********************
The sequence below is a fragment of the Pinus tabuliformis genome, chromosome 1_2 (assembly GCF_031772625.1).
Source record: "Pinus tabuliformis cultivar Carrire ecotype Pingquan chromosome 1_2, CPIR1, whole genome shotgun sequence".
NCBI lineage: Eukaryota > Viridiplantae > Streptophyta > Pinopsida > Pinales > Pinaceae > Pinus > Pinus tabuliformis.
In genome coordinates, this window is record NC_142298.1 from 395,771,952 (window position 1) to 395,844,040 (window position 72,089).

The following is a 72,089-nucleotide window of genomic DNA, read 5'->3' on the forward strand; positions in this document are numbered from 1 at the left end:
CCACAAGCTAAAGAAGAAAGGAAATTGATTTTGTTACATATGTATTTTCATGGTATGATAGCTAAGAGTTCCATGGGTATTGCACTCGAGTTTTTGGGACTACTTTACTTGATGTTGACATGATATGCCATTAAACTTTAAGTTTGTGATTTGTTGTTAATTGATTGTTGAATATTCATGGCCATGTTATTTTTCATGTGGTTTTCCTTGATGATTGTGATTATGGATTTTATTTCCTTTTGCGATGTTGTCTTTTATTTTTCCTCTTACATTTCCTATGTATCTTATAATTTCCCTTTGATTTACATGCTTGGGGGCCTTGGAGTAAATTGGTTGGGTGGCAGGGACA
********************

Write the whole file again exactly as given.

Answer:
The sequence below is a fragment of the Pinus tabuliformis genome, chromosome 1_2 (assembly GCF_031772625.1).
Source record: "Pinus tabuliformis cultivar Carrire ecotype Pingquan chromosome 1_2, CPIR1, whole genome shotgun sequence".
NCBI lineage: Eukaryota > Viridiplantae > Streptophyta > Pinopsida > Pinales > Pinaceae > Pinus > Pinus tabuliformis.
In genome coordinates, this window is record NC_142298.1 from 395,771,952 (window position 1) to 395,844,040 (window position 72,089).

The following is a 72,089-nucleotide window of genomic DNA, read 5'->3' on the forward strand; positions in this document are numbered from 1 at the left end:
CCACAAGCTAAAGAAGAAAGGAAATTGATTTTGTTACATATGTATTTTCATGGTATGATAGCTAAGAGTTCCATGGGTATTGCACTCGAGTTTTTGGGACTACTTTACTTGATGTTGACATGATATGCCATTAAACTTTAAGTTTGTGATTTGTTGTTAATTGATTGTTGAATATTCATGGCCATGTTATTTTTCATGTGGTTTTCCTTGATGATTGTGATTATGGATTTTATTTCCTTTTGCGATGTTGTCTTTTATTTTTCCTCTTACATTTCCTATGTATCTTATAATTTCCCTTTGATTTACATGCTTGGGGGCCTTGGAGTAAATTGGTTGGGTGGCAGGGACA